Thermal Effects in Atomic and Molecular Polarizabilities with Path Integral Monte Carlo
Research output: Book/Report › Doctoral thesis › Collection of Articles
|Number of pages||120|
|Publication status||Published - 5 Apr 2019|
|Publication type||G5 Doctoral dissertation (article)|
|Name||Tampere University Dissertations|
The Thesis contains an introduction to polarizability in the framework of nonrelativistic Feynman path integrals and thermal density matrices. The electric ﬁeld interactions due to electric multipoles is associated with causal time-correlation functions and nonlinear response theory. The original scientiﬁc contribution manifests in various strategies to obtain the polarizabilities from PIMC simulations: we demonstrate ﬁnite-ﬁeld simulations, static ﬁeld-derivative estimators, and analytic continuation of imaginarytime correlation functions. The required analytic continuation of Matsubara frequencies is a common but ill-posed numerical challenge, which we approach with the Maximum Entropy method.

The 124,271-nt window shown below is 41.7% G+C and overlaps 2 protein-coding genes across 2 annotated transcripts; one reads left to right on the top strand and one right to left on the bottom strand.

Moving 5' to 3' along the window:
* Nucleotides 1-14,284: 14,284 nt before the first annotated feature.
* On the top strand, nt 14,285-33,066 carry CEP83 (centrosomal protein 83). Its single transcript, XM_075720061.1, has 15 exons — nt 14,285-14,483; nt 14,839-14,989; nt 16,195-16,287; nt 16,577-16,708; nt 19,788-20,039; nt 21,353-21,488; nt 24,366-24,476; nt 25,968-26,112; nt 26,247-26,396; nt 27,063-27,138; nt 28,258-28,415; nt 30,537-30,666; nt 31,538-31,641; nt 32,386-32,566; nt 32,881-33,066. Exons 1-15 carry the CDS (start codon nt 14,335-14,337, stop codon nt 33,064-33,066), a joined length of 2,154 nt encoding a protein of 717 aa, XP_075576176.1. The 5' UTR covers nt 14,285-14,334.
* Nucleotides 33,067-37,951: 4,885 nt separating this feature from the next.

For data, we provide the most important polarizabilities and hyperpolarizabilities of several one- or two-electron systems: H, H2+, H2, H3+, HD+, He, He+, HeH+, Li+, Be2+, Ps, PsH, and Ps2. Our benchmark simulations within the Born–Oppenheimer approximation (BO) agree with the available literature and complement it in many cases. Beyond BO, we are able to demonstrate weak and strong thermal effects due to, e.g., rovibrational coupling. We also estimate the ﬁrst-order multipole spectra, dynamic polarizabilities and van der Waals coefﬁcients. The simulations show unprecedented accuracy in terms of exact many-body correlations and fully nonadiabatic coupling of the electronic and nuclear quantum effects.